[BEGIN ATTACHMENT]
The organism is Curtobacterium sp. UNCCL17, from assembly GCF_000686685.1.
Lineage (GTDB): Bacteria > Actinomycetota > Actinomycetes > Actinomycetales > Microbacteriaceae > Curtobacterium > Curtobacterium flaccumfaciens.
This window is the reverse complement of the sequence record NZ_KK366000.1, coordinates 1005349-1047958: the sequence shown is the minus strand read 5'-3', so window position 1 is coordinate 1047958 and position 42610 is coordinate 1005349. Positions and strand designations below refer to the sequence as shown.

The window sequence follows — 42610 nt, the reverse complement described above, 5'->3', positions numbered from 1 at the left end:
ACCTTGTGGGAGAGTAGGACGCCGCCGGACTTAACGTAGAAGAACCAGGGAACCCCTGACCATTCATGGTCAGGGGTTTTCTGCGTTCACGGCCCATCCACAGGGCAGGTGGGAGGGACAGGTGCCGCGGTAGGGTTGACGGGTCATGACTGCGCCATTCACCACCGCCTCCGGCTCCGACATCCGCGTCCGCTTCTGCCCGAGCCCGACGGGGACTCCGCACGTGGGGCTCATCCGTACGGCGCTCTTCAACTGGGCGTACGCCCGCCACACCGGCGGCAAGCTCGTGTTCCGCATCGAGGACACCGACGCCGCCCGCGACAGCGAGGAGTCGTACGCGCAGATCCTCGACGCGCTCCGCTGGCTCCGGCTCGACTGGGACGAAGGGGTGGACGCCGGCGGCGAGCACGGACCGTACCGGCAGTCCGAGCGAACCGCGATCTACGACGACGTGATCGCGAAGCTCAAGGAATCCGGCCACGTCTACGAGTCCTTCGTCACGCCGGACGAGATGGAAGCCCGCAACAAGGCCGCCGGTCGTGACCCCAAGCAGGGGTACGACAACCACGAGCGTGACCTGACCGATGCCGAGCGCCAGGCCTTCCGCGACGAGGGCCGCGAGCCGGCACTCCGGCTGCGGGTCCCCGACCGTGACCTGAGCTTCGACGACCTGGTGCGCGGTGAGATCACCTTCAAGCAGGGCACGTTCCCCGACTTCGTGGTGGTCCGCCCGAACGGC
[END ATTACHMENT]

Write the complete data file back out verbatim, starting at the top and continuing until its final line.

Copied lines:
The organism is Curtobacterium sp. UNCCL17, from assembly GCF_000686685.1.
Lineage (GTDB): Bacteria > Actinomycetota > Actinomycetes > Actinomycetales > Microbacteriaceae > Curtobacterium > Curtobacterium flaccumfaciens.
This window is the reverse complement of the sequence record NZ_KK366000.1, coordinates 1005349-1047958: the sequence shown is the minus strand read 5'-3', so window position 1 is coordinate 1047958 and position 42610 is coordinate 1005349. Positions and strand designations below refer to the sequence as shown.

The window sequence follows — 42610 nt, the reverse complement described above, 5'->3', positions numbered from 1 at the left end:
ACCTTGTGGGAGAGTAGGACGCCGCCGGACTTAACGTAGAAGAACCAGGGAACCCCTGACCATTCATGGTCAGGGGTTTTCTGCGTTCACGGCCCATCCACAGGGCAGGTGGGAGGGACAGGTGCCGCGGTAGGGTTGACGGGTCATGACTGCGCCATTCACCACCGCCTCCGGCTCCGACATCCGCGTCCGCTTCTGCCCGAGCCCGACGGGGACTCCGCACGTGGGGCTCATCCGTACGGCGCTCTTCAACTGGGCGTACGCCCGCCACACCGGCGGCAAGCTCGTGTTCCGCATCGAGGACACCGACGCCGCCCGCGACAGCGAGGAGTCGTACGCGCAGATCCTCGACGCGCTCCGCTGGCTCCGGCTCGACTGGGACGAAGGGGTGGACGCCGGCGGCGAGCACGGACCGTACCGGCAGTCCGAGCGAACCGCGATCTACGACGACGTGATCGCGAAGCTCAAGGAATCCGGCCACGTCTACGAGTCCTTCGTCACGCCGGACGAGATGGAAGCCCGCAACAAGGCCGCCGGTCGTGACCCCAAGCAGGGGTACGACAACCACGAGCGTGACCTGACCGATGCCGAGCGCCAGGCCTTCCGCGACGAGGGCCGCGAGCCGGCACTCCGGCTGCGGGTCCCCGACCGTGACCTGAGCTTCGACGACCTGGTGCGCGGTGAGATCACCTTCAAGCAGGGCACGTTCCCCGACTTCGTGGTGGTCCGCCCGAACGGC